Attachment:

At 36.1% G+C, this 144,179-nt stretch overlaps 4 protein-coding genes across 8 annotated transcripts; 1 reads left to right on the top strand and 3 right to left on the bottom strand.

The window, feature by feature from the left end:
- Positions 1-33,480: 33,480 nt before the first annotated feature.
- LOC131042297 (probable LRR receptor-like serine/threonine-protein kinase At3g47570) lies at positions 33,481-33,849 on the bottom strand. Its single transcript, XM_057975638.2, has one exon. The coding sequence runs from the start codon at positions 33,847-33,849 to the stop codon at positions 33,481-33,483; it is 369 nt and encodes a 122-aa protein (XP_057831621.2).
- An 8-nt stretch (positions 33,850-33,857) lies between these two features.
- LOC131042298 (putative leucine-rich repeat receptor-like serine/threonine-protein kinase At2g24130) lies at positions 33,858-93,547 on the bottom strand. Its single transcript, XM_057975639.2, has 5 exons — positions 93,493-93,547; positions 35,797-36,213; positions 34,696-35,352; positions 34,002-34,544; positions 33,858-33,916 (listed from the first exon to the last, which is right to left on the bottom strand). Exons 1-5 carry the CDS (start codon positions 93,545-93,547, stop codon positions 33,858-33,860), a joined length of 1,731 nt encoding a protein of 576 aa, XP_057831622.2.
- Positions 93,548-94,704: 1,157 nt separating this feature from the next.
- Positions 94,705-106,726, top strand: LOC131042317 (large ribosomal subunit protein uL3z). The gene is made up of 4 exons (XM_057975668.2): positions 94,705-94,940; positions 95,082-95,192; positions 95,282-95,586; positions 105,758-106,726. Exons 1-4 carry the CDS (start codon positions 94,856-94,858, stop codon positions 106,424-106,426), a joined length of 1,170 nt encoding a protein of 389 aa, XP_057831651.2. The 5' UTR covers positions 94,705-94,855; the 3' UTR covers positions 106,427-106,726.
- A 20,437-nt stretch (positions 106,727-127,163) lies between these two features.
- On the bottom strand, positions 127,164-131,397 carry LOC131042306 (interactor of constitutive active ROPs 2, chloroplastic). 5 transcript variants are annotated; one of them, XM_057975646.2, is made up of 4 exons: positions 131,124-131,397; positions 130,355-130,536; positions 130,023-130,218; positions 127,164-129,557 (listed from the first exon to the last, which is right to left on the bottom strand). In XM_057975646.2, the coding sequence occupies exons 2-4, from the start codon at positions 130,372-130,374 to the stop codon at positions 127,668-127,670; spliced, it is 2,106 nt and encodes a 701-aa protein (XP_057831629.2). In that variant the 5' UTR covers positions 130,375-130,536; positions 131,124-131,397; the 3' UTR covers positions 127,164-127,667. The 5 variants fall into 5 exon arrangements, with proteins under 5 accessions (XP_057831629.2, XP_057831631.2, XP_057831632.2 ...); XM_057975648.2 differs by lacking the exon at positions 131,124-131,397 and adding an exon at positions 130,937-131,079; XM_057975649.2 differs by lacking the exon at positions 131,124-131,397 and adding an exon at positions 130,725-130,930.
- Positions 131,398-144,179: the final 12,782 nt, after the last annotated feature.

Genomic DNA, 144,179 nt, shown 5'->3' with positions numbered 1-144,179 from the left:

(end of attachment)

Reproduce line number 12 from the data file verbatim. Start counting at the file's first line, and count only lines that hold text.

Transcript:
Genomic DNA, 144,179 nt, shown 5'->3' with positions numbered 1-144,179 from the left: